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Old 07-02-2008, 02:52 PM   #11
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Originally Posted by BEEF View Post
given this, you want to lower your rpm level during city driving. possibly use pulse and glide (in neutral) or even EOCing (engine off coasting) these techniques requre some research to make sure they won't damage your transmission but several people on here are claiming big differences after these techniques are implemented.
I drive an automatic. I checked the owner's manual about flat towing and it is not allowed. No EOC for me. I do P&G. Am wondering if I can improve my mileage numbers for my daily work commute. On long highway drives I get great mileage with P&G ... not the case with city/commute driving.

I have been driving in the city with a very light foot, etc. As I mentioned earlier, I am also curious if I've hit a "limit" where I cannot achieve better mpg.
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Old 07-02-2008, 03:21 PM   #12
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As I said, RPM and throttle position together determine fuel rate. At 2000rpm and 20% throttle it will use the same amount of fuel regardless of gear.

I'm not sure how to do the experiment for constant RPM / different gear. Speed will be different. Aerodynamic drag and rolling resistance will be different. Importantly, I'll have to find a long stretch of flat, consistent road with ZERO traffic so I can go along at different speeds without bothering others or being interfered by them. I may be able to do it in the morning using 4th and 5th again, since they're so close together.

The more I think about it and analyze it, the more I'm interested in what the result would be. I've never tried to consider constant RPM, as I have no use for that -- RPM is always a means to an end for me. I do know a lower gear at a given RPM will be less efficient, but I don't know which way the fuel rate and throttle position will go (though I do know that fuel rate and throttle position will both move in the same direction).
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Old 07-02-2008, 07:47 PM   #13
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Originally Posted by theholycow View Post
At 2000rpm and 20% throttle it will use the same amount of fuel regardless of gear.
Until you measure that, you're making an assumption, no?

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I'm not sure how to do the experiment for constant RPM / different gear. Speed will be different.
That's the point.

If my car burns 1 gal/hour at 2000 rpm, then at 25 mph in 2nd gear my mileage is 25 mpg. If I'm in 4th gear and traveling at 60 mph, then my mileage is 60 mpg.

According to the BSFC charts, this shouldn't be the case because fuel flow rate is a function of engine load.

See where I'm going with this?

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The more I think about it and analyze it, the more I'm interested in what the result would be. I've never tried to consider constant RPM, as I have no use for that -- RPM is always a means to an end for me. I do know a lower gear at a given RPM will be less efficient, but I don't know which way the fuel rate and throttle position will go (though I do know that fuel rate and throttle position will both move in the same direction).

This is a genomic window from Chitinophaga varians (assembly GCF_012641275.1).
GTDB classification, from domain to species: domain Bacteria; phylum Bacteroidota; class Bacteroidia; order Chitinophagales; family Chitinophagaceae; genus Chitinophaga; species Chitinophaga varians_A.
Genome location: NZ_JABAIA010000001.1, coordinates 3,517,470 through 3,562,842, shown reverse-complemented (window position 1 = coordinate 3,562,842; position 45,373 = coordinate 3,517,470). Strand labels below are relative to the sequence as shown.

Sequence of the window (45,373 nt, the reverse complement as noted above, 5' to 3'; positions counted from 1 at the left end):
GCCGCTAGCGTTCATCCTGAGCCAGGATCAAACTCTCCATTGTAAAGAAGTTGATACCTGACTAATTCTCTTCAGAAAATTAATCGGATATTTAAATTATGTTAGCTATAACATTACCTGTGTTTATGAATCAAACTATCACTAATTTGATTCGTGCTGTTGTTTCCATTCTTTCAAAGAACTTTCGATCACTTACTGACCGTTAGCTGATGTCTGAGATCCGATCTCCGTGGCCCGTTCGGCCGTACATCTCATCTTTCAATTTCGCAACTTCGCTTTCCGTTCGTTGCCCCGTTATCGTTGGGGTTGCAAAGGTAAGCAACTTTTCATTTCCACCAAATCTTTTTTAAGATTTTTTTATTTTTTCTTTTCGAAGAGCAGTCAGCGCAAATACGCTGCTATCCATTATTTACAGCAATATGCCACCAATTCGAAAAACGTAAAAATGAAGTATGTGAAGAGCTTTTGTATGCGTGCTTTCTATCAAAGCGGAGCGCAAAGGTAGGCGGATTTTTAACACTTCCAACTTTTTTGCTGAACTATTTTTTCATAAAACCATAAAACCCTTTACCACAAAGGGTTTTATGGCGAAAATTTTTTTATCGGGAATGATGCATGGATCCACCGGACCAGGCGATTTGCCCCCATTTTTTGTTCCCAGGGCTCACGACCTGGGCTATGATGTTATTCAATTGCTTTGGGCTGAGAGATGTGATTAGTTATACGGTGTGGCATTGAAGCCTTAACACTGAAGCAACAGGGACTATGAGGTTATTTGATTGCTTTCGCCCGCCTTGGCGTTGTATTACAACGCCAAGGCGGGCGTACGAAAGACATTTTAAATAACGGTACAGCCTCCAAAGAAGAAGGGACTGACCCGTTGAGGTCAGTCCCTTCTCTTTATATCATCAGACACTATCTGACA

I eagerly await your results.
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Old 07-03-2008, 04:41 AM   #14
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another scenereo is to go with other mods to help the p+g that you are doing. aero mods (I know they don't work as good at lower speeds) work on rolling resistance and possibly regrease your wheel bearings.

I think their is a limit to what city mileage you can get but there are still some things you can do. you do also reach a point where the end doesn't justify the means. you could do a full engine/trans swap on it which will take time and money. only you could decide if that would be worth it.
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Old 07-03-2008, 07:29 AM   #15
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Originally Posted by dosco View Post

If my car burns 1 gal/hour at 2000 rpm, then at 25 mph in 2nd gear my mileage is 25 mpg. If I'm in 4th gear and traveling at 60 mph, then my mileage is 60 mpg.

According to the BSFC charts, this shouldn't be the case because fuel flow rate is a function of engine load.
This does make sense to 2000rpm you are using 1GPH so at so at 60 MPH you will travel a little over twoce as far and will still use that 1GPH and your MPG will be a little over twice. Just what your data shows. Sure there are minor detail differences- throttle position, MAP, etc but at either cruise speed you are requiring the same amount of power and the same amount of fuel.
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Old 07-03-2008, 07:30 AM   #16
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Okay, tried 2000 rpm on level ground in 4th and 5th.
4th: ~5.5
5th: ~7
Therefore, throttle position must have been more closed in 4th than 5th.

I stand by this statement:
"At 2000rpm and 20% throttle it will use the same amount of fuel regardless of gear."
Fuel rate is not related to gear, only to RPM and TPS. Exceptions: any lean/rich condition (should not happen), IAT difference (doesn't apply to this question), atmospheric pressure difference (again, doesn't apply).

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If my car burns 1 gal/hour at 2000 rpm, then at 25 mph in 2nd gear my mileage is 25 mpg. If I'm in 4th gear and traveling at 60 mph, then my mileage is 60 mpg.

According to the BSFC charts, this shouldn't be the case because fuel flow rate is a function of engine load.

See where I'm going with this?
Fuel rate WILL differ, because throttle position will differ due to the different gear. A taller gear increases load, which means larger throttle opening for the same RPM, which increases fuel rate for a given RPM. Load is pretty much tied to throttle position.